The military must end its quest for “exquisite” weapon systems that are too costly, take years to design and build, and don’t reach troops fast enough, or in quantities large enough, to address ever-changing threats.
The critic here isn’t a Washington think tank or a beltway consultant but Marine Corps Gen. James E. Cartwright, vice chairman of the Joint Chiefs, the U.S. military’s second highest ranking officer.
Cartwright recalled the wry observation made by some critics of current weapon-buying practices that, by 2015, America’s armed forces will have one airplane and one ship operating in the Pacific, one airplane and one ship in the Atlantic and a single space vehicle orbiting the Earth.
“What they’re really saying, in my mind, is we have gone overboard with exquisite” ships and aircraft, Cartwright said, and “that we have got to get back to scale (and) platforms that are adaptable and flexible.”
Cartwright made his comments at a military professional symposium held Nov. 17 in Arlington, Va., by Military Officers Association of America.
The vice chairman, who is a fighter pilot himself, compared the capabilities of a Predator unmanned aerial vehicle to those of a piloted fighter aircraft, illustrating a better way to fight an illusive, dispersed enemy.
The UAV, he said, “costs about a third of what the fighter costs. It uses about a third of the fuel the fighter uses. Instead of being airborne for two hours, it’s airborne for 20 hours. It requires no tankers (to refuel). It can be flown from any part of the Earth and you don’t have to be in that part of the Earth.” UAVs, Cartwright continued, can track an enemy, kill an enemy with missiles, and record whatever it does or flies over.
“So if I need to know something later, if I need to go back and figure out how I got where I am, if I need to write a new algorithm about how to find something or fix something or kill something, I can go back and look at it. … Large maneuver units are interesting (in current conflicts) but we’re down to DNA and fingerprints in order to finish off the target,” Cartwright said.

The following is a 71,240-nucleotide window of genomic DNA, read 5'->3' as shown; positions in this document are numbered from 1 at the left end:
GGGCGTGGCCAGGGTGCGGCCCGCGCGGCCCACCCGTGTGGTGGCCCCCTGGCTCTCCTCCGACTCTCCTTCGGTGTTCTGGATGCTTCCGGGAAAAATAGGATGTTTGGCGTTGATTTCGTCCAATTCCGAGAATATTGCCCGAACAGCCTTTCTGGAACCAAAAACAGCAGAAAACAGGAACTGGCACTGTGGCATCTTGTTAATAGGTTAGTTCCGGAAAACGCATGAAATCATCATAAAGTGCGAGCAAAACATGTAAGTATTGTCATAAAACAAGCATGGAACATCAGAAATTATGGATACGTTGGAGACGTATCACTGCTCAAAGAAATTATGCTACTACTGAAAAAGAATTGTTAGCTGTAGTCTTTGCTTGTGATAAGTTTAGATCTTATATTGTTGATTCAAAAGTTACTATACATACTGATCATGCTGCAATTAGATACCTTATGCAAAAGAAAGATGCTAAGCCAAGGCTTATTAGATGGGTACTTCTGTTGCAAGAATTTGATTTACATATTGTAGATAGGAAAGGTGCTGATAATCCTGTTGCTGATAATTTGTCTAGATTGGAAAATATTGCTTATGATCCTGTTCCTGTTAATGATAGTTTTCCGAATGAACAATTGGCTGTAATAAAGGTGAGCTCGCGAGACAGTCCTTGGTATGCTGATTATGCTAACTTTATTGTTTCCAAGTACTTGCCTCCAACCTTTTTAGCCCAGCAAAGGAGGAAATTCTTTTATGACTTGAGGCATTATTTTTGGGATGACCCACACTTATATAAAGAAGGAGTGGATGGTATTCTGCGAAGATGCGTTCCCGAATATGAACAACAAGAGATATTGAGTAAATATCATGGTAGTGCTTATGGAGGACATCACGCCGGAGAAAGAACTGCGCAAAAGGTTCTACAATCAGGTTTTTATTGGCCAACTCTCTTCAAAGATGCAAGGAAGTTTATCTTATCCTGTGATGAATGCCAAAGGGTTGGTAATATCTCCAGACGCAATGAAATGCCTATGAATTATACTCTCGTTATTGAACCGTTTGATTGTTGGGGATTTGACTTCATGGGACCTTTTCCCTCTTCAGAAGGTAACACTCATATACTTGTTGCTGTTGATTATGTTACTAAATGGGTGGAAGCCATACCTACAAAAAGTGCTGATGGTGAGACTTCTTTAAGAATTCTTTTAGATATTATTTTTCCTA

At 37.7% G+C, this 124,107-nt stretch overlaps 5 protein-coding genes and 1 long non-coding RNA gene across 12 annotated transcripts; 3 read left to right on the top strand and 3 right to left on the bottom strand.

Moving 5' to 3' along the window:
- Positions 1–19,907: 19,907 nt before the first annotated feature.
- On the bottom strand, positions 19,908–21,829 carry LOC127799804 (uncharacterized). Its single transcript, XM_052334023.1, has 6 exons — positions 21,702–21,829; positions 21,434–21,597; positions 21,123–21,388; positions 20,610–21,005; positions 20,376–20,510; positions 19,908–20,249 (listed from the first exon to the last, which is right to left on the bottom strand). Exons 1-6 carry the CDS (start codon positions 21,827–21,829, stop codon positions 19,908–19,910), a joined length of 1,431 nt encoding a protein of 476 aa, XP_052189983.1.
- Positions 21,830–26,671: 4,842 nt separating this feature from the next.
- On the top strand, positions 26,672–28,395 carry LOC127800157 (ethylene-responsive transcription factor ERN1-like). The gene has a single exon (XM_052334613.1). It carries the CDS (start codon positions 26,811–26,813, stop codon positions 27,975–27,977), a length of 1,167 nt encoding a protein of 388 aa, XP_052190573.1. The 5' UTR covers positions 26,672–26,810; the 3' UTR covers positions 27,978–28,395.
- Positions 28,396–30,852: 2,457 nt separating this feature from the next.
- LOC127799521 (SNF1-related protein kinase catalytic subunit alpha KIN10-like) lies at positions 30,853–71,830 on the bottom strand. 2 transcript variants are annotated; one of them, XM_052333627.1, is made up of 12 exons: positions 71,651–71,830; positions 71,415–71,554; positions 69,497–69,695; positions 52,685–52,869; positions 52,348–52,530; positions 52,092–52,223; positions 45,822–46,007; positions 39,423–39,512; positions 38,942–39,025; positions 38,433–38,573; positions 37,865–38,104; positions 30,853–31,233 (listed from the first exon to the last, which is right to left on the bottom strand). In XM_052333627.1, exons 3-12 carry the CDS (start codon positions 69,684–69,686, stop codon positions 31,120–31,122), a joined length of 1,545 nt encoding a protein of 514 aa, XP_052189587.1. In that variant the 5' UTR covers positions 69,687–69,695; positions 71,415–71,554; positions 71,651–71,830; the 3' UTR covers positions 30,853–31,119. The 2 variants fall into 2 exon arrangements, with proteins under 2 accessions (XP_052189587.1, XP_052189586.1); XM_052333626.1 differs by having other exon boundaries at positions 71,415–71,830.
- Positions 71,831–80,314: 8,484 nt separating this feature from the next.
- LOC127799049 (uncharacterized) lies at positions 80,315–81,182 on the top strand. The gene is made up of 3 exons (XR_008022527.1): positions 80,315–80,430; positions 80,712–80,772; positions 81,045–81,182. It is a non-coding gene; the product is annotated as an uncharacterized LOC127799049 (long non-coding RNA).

He said making better choices in buying weapon platforms becomes more critical when growth in defense budgets slows, as Cartwright believes it soon will. A slowdown shouldn’t be allowed to impact force quality or U.S. capabilities to operate in multiple theaters simul-taneously. That means, he suggested, the pressure will be on the military, Congress and industry to make smarter, more efficient choices in weapons procurement.
“Building platforms that can have multiple purposes, that can modify very quickly with software, that consume minimal amounts of energy for extended periods of time … are critical,” the vice chairman said. Those goals aren’t met when the mindset is to build the very best weapon imaginable.
“A few years back we built the B-52 (bomber) in the quantity of hundreds. Then we built the B-1 in the quantity of 100. Then we built the B-2 in the quantity of 20,” Cartwright said. The Navy, which envisioned having 600 ships before the Soviet Union collapsed, struggles today to keep 300.
Regarding worldwide threats, Cartwright said he and other members of the Joint Chiefs believe “we are entering an era of persistent conflict,” stirred by the world’s rising populations seeking shares of “finite resources” such as water and energy.
Tom Philpott can be contacted at Military Update, P.O. Box 231111, Centreville, Va. 20120-1111, or by e-mail at: firstname.lastname@example.org